Bird Box

An unfortunate true thing about Bird Box is that it is highly comparable to A Quiet Place. Both are post-apocalyptic, both deal with unknowable, alien(?) menaces that cannot be opposed, both focus on a small number of survivors plus children trying to find a way to improve upon the new circumstances that they have already survived.

The reason this is unfortunate is because A Quiet Place is so much better. I mean, that’s fine for me! But it’s unfortunate for Sandra Bullock and Netflix. Because the thing is, Bird Box isn’t bad. The wrapper story about a woman and two children blindfolded in a rowboat going down a river is creepy as all get out, in part because there’s no way to tell what the hell is going on and in part because Bullock really pulls off her caretaker on the edge of terror role well. You can’t even really tell if she likes the children, only that she’s going to keep them alive if she can, even though there’s no threat the camera can see that would explain why she’s worried. Which adds to the creepiness, like I said.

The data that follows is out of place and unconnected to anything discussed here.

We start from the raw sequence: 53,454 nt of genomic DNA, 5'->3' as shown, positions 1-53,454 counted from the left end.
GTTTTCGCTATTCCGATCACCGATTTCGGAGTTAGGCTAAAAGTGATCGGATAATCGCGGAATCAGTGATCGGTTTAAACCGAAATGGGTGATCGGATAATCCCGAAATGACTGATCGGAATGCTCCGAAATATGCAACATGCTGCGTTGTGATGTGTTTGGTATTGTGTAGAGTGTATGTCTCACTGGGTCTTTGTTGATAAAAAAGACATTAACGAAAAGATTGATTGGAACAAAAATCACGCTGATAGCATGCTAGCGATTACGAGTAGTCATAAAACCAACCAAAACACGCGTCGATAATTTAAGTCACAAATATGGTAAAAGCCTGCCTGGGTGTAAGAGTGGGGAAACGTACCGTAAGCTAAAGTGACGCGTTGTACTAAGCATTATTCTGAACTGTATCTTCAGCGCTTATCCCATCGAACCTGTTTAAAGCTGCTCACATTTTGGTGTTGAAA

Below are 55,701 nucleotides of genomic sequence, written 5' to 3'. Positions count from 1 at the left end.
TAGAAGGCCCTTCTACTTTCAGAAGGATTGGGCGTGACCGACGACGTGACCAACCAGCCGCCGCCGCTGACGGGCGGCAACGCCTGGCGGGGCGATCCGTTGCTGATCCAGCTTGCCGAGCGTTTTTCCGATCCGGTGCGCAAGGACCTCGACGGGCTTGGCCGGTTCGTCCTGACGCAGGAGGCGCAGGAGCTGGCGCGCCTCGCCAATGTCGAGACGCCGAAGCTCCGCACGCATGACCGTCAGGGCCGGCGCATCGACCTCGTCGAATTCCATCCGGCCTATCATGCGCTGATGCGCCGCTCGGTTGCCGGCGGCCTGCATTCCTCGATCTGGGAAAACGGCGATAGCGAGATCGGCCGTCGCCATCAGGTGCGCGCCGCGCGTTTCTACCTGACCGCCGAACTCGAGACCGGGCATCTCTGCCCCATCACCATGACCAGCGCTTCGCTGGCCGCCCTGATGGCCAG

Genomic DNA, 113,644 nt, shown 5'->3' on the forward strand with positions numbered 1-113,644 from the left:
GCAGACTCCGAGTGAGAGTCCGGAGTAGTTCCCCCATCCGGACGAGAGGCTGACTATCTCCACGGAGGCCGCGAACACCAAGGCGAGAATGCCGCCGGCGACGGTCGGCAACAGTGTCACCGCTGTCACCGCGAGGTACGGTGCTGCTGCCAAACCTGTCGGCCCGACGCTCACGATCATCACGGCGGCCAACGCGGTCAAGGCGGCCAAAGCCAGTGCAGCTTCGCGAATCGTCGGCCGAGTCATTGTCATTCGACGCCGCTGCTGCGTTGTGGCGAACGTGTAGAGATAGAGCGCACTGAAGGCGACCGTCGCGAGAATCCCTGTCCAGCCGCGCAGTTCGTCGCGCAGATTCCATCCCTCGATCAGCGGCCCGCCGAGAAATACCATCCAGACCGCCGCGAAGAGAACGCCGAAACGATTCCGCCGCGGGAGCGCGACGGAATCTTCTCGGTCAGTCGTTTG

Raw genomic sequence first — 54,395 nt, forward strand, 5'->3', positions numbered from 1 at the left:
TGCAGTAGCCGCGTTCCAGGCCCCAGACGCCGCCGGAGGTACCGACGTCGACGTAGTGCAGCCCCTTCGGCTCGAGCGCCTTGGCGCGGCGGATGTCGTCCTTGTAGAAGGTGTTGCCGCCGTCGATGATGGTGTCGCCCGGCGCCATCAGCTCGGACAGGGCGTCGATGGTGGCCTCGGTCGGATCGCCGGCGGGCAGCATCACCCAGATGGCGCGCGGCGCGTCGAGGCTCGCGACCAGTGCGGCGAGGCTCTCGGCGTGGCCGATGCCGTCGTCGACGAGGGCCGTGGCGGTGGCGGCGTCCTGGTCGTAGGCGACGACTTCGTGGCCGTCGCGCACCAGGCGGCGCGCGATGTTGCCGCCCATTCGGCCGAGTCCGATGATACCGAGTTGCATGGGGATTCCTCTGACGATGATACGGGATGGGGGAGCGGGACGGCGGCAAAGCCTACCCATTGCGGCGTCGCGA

But where Bird Box really shines is the main sequence, told in flashbacks as they drift downstream, where first the apocalyptic incident is revealed, and then a group of people hunker down in a house to try to wait it out. It is… huh. I just realized that it’s basically an extended homage to[1] Night of the Living Dead. Which is even worse news for Bird Box, because now it’s a mash-up of two superior movies, and it really serves no purpose at all.

I still liked it, but… man. That’s harsh.

[1] or rip-off of, if you prefer
[2] Man, people knew how to write movie taglines in the ’60s.

1 thought on “Bird Box

  1. Pingback: Happy Death Day | Shards of Delirium

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